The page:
16 February 2016 was the date Malaysia football finally hit the headlines again – for the right reasons this time. For Mohd Faiz Subri’s physics-defying curler of a free kick goal in Penang’s 4-1 Malaysia Super League win over Pahang went viral on social media as the most outstanding goal in 2016.

The 29-year-old Malaysian winger would eventually fly the Jalur Gemilang flag high almost a year later when he joined the likes of world-class football icons Cristiano Ronaldo, Neymar and Zlatan Ibrahimovic in the FIFA Puskas Award roll of honour in Zurich, Switzerland.

A lot has already been said in the lead-up and aftermath of the player’s unique achievement, but yet so little is centred on the footballing significance – and otherwise – in this solo success story. While it has provided a lift for local footballers, it does not mask the outstanding issues that continue to persist for Malaysia club football at an individual level.  
Let us look at the positive impact of Faiz’s award-winning goal first. For starters, it is an affirmation of his uncanny ability to strike from outside the box throughout his career since he began playing professionally in 2010. Give him the angle and range, and his sweet right foot is ready to cause problems for defences, especially in dead-ball situations.

In a league where foreign strikers dominate the goal scoring charts and are the focal points in teams’ attacking plans, his unique skill-set is an additional weapon coaches will love to have in their tactical options. His success at the world stage, even at an individual level in a team game, gives fellow Malaysians belief they can push to better themselves and close the gap between them and their foreign colleagues.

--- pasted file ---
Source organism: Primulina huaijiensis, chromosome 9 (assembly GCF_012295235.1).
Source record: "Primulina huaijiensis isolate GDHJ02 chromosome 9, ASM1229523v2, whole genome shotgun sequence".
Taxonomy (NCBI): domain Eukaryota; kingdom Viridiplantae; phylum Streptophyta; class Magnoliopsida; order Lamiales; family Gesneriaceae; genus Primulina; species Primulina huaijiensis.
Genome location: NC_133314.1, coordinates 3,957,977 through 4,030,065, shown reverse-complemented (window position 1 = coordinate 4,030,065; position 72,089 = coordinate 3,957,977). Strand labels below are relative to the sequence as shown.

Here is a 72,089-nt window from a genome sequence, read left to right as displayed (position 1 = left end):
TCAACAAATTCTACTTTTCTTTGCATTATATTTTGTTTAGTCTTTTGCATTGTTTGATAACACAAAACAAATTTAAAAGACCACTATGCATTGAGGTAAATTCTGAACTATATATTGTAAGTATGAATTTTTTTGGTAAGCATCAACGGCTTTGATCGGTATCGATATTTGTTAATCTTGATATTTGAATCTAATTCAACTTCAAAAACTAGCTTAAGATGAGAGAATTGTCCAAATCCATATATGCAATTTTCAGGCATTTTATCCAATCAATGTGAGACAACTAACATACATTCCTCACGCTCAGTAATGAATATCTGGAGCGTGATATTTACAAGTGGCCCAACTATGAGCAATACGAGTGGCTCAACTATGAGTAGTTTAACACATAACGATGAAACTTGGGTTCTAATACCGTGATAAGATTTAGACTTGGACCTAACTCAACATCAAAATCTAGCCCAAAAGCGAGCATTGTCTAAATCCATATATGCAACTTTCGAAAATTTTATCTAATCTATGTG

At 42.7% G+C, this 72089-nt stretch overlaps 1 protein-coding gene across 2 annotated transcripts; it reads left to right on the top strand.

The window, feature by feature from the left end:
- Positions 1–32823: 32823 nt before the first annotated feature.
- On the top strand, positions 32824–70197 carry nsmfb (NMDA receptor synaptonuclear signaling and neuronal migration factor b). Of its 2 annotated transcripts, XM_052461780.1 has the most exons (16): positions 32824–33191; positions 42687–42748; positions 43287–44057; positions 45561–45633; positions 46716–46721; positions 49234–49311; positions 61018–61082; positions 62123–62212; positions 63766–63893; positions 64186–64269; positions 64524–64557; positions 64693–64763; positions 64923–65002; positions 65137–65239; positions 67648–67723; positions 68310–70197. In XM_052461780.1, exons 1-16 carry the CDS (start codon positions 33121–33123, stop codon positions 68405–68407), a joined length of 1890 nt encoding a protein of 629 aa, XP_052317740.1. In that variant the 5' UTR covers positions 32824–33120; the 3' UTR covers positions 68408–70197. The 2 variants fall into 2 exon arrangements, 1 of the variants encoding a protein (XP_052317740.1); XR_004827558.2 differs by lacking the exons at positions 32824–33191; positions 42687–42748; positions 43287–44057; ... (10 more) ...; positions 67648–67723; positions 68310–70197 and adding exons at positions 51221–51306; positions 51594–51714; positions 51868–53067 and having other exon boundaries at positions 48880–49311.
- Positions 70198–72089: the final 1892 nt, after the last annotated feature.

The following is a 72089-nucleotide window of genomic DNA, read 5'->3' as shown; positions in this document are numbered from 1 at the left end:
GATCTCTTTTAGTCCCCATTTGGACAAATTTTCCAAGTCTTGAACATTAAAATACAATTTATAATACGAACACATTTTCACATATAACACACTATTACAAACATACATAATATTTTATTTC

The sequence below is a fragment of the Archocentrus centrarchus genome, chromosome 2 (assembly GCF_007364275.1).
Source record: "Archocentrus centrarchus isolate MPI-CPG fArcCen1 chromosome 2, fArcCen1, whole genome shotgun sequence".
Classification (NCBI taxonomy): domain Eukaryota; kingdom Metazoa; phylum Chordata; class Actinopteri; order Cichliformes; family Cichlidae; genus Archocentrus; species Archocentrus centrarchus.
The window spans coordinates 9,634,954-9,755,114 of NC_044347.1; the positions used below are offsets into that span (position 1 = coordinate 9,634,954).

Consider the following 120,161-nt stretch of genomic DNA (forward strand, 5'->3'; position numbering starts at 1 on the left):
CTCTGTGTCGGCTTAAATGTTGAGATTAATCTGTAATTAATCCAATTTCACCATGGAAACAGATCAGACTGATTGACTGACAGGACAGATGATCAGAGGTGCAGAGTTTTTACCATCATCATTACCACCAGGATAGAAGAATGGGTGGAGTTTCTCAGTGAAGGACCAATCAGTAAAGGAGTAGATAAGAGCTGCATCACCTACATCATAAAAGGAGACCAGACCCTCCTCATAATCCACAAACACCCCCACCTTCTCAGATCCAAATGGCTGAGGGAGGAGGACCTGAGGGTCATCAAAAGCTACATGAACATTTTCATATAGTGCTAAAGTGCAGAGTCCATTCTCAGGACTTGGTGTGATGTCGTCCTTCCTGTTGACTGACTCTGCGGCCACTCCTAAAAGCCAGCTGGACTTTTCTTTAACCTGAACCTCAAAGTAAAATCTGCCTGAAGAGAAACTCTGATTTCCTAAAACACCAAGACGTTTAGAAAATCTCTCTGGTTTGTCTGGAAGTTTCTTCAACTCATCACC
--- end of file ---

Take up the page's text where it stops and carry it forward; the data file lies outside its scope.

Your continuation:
Penang and Malaysia football will need Faiz Subri (in white) to show more of his undoubted abilities, especially after his Puskas Awards success. (Photo Credit: Football Association of Penang)

For the next step, they can look at the J-League and K-League Classic top-flights for inspiration, where locals have made a significant presence among the leading individual and team accolades in recent seasons. This is despite them consistently enduring an exodus of local players to Europe and Asia during this period as the remaining leading lights keep the domestic flag flying high.

Japanese players have dominated the J-League goal scoring charts and seasonal best eleven accolades at least in the past five seasons, while the Koreans have been significantly closing the gap to their foreign counterparts in the recent K-League campaigns.

Yet on the flip side of the same coin, Faiz still epitomises a common issue for regular Malaysian journeymen footballers. Their ability to drift from club to club without making a sustained and consistent impact compared to the imports and established leading locals such as Safiq Rahim and Shukor Adan.

Brilliant one moment, anonymous the next – it is a constant problem that is tearing coaches’ hairs apart in seasons gone by, not least in the Penang player’s case. No Puskas Award, which rewards only that moment of individual brilliance in the winning goal of a particular calendar year, is going to change this malaise dramatically.

Despite being all smiles for the camera, Faiz Subri will be hoping to spend less time on the bench in his third season with Penang. (Photo Credit: Football Association of Penang)